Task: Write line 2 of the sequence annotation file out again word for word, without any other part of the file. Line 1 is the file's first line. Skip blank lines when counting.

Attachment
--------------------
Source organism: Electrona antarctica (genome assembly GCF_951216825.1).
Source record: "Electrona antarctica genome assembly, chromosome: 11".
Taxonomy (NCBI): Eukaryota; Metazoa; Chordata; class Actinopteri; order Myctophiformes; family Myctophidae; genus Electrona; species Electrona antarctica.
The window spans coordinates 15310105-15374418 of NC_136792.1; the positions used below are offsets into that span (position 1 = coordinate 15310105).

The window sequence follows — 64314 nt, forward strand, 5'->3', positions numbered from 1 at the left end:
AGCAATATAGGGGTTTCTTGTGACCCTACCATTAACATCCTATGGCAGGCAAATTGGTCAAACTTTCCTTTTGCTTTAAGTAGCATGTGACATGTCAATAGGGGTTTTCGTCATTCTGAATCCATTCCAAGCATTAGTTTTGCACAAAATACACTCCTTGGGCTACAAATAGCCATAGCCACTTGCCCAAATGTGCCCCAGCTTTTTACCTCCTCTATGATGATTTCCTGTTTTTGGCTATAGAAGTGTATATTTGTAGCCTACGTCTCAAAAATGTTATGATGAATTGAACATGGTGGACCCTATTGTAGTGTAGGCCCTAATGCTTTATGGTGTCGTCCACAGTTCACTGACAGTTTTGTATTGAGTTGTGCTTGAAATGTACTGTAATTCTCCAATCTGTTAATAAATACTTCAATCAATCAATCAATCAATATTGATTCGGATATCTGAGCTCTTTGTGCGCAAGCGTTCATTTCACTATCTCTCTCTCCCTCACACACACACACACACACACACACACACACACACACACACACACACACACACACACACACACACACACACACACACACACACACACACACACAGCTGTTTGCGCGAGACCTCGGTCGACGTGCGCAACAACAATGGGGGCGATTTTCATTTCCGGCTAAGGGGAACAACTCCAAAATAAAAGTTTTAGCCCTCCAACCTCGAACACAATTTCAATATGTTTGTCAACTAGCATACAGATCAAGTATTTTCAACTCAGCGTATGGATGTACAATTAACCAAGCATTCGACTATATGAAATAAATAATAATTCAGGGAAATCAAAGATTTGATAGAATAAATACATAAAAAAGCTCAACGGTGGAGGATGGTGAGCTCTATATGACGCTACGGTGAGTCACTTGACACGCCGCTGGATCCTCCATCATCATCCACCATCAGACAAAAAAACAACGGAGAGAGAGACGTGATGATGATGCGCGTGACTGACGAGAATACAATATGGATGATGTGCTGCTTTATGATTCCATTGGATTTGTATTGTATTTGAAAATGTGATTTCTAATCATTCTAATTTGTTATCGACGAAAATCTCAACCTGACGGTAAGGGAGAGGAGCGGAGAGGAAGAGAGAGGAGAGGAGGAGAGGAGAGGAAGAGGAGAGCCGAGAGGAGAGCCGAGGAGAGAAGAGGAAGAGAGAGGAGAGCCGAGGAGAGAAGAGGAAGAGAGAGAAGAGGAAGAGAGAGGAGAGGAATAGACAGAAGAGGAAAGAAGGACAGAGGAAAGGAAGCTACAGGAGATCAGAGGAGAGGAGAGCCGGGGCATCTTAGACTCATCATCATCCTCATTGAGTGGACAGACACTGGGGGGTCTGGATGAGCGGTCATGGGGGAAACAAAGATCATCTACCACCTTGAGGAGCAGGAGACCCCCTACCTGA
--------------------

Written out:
Source record: "Electrona antarctica genome assembly, chromosome: 11".